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July 3, 2019

What is a Medical Emergency?

What is a Medical Emergency?

While we all wish we could have excellent health devoid of any problems, chances are, every one of us has at one point or the other, had issues as far as their health is concerned. While most of the illnesses and injuries we suffer on a day to day may be minor, there are times when we may be in dire straits and may from a condition that is a medical emergency. A medical emergency, in a nutshell, and as explained by the subject matter experts over at FrontlineER.com, is a sudden injury or serious illness that requires immediate medical attention, and one which if not treated immediately, may be limb or life-threatening or may cause serious harm to you. A medical emergency requires one to head over to the nearest emergency room as soon as possible, or in cases where it could be more dangerous to have someone moved, calling 911 as soon as possible. The real challenge as far as medical emergencies are concerned is usually knowing which symptoms are actually a sign of one. Folks usually either overestimate their symptoms and end up going to the ER for conditions that aren’t medical emergencies or they underestimate their symptoms, and rather than going to an ER they end up doing themselves damage by delaying. This article should therefore come in handy as it will look to highlight conditions that should always be treated as medical emergencies.

One of the situations that should always be treated as a medical emergency is if one is presenting with symptoms that indicate that the brain is affected. Such conditions that affect normal brain function such as strokes and traumatic brain injuries should always be taken seriously as per the gurus over at FrontlineER.com. To this effect, some of the symptoms to look out for include general body weakness, numbness, seizures, severe headache, dizzy spells, vision loss on one or both eyes that may be lingering or just temporary, confusion, difficulties with speech, loss of consciousness, as well as paralysis of a body part or of one or both sides of the body. If you are having a number of the aforementioned symptoms and they seem to have come on suddenly without an explanation, you should call 911 immediately as this may indicate that you are suffering from a stroke. You should do the same if you are presenting with some of the above symptoms after having suffered a hit to the head; this could be a sign of severe concussion, especially if you passed out after the knock.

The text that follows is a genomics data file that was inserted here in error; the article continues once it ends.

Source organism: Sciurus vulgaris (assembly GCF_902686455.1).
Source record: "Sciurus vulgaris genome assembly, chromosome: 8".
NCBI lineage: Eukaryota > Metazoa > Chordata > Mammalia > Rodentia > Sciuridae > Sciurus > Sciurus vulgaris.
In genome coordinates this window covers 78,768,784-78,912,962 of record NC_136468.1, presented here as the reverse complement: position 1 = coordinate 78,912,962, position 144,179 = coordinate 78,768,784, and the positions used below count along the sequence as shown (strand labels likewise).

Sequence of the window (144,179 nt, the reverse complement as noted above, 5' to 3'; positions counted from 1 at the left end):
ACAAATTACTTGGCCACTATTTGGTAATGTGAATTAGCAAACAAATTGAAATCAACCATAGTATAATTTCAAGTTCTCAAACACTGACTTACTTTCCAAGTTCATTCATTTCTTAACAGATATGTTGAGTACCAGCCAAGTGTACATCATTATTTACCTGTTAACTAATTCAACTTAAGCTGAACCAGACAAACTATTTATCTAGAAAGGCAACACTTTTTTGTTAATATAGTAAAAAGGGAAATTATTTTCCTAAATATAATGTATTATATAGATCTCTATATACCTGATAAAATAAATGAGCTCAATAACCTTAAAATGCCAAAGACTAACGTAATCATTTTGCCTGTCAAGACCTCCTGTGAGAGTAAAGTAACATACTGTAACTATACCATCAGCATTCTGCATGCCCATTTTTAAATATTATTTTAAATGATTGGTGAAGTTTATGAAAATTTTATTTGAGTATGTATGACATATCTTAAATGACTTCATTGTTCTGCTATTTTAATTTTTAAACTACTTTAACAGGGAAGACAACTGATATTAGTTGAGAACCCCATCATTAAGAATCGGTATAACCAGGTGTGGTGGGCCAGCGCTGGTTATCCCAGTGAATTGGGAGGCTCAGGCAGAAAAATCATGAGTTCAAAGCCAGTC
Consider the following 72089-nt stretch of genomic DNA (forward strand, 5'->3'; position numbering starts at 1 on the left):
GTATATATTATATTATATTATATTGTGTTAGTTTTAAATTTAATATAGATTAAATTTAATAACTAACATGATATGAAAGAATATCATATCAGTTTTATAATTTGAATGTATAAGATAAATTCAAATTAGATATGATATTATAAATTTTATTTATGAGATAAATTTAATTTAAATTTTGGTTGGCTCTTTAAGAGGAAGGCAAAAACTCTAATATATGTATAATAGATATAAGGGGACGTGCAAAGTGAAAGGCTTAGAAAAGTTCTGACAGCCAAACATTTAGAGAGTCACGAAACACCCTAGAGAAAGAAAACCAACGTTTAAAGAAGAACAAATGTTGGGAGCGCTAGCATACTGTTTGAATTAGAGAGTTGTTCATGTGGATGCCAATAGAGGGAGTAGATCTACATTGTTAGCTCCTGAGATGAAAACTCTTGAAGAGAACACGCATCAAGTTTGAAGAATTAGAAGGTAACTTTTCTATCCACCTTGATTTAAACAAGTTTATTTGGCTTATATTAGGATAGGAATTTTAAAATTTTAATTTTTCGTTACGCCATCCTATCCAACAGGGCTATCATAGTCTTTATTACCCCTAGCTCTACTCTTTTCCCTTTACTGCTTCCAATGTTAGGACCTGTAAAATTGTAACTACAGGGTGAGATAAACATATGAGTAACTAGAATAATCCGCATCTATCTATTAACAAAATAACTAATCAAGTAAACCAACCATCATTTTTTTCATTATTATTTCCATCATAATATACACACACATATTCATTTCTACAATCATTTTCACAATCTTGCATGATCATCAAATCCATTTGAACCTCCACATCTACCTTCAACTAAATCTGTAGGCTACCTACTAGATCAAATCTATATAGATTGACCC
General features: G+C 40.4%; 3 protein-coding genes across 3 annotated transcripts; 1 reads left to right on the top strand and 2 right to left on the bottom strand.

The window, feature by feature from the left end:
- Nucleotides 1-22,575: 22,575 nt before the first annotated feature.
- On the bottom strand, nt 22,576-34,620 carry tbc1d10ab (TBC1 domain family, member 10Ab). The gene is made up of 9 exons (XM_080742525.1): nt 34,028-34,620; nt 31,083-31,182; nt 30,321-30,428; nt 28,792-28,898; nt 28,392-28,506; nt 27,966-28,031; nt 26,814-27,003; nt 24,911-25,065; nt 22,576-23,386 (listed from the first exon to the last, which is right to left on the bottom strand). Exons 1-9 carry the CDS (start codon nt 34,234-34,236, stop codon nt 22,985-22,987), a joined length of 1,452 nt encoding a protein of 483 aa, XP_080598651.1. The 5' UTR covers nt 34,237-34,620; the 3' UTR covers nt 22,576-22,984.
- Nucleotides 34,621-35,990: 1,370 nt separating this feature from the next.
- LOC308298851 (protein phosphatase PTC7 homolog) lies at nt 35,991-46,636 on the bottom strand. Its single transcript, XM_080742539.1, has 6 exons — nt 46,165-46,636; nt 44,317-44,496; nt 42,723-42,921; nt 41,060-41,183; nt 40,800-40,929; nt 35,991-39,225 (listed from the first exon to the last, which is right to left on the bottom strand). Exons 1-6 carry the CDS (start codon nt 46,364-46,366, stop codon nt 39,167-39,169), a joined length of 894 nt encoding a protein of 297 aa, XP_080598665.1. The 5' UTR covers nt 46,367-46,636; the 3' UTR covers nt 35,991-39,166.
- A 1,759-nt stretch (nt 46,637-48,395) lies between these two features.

Another situation that should always be treated as a medical emergency is if you start to develop breathing problems. Here we are not talking about being short of breath after having taken part in an exercise drill or sporting activity, but breathing problems that appear suddenly and without any apparent reason. This is because breathing problems can be a sign of very serious conditions such as heart attacks, severe asthma attacks, pneumonia, emphysema among others. As per the subject matter experts over at FrontlineER.com, chocking should also be treated as a medical emergency as it also deprives the body of oxygen. Severe allergic reactions, due to swelling of the throat, blocks airways and as such should also be treated as a medical emergency. Signs of breathing problems usually include shallow breathing, wheezing, chest pains among others. Apart from difficulties breathing, symptoms indicating heart problems should also be taken as medical emergencies as heart attacks are life-threatening. Warning signs here include chest pain as mentioned above, pain in the arm, jaw, abdomen or other body parts, sweating, nausea and vomiting, as well as breathing problems as highlighted above. In such instances, don’t drive yourself to the ER but call 911 immediately.

Other than the above conditions, medical emergencies can be due to serious accidents causing serious injuries. For instance, severe bleeding, that can’t be stemmed, or bleeding that is of a squirting nature, should always be treated as a medical emergency as this can be life-threatening if one continues to lose blood. So, as per the experts over at FrontlineER.com, if bleeding can’t be stemmed by applying pressure, you should call 911 as soon as possible. Serious fractures, where bone has been displaced or broken and where broken bone is actually protruding out of the skin should also be treated as a medical emergency. Cases of severe burns, including chemical and electrical burns, should also be considered as medical emergencies, especially if you have suffered 3rd degree burns. Other situations that should be treated as medical emergencies include cases where one has swallowed or ingested poison, cases of drug overdoses, bites and stings by poisonous animals among others.

The above instances, especially cases of stroke and heart attack, should all be taken as medical emergencies, as per the subject matter experts over at FrontlineER.com, and one should ensure that they dial 911 as soon as possible so that to have the affected person be taken to an ER as soon as possible and be attended to.

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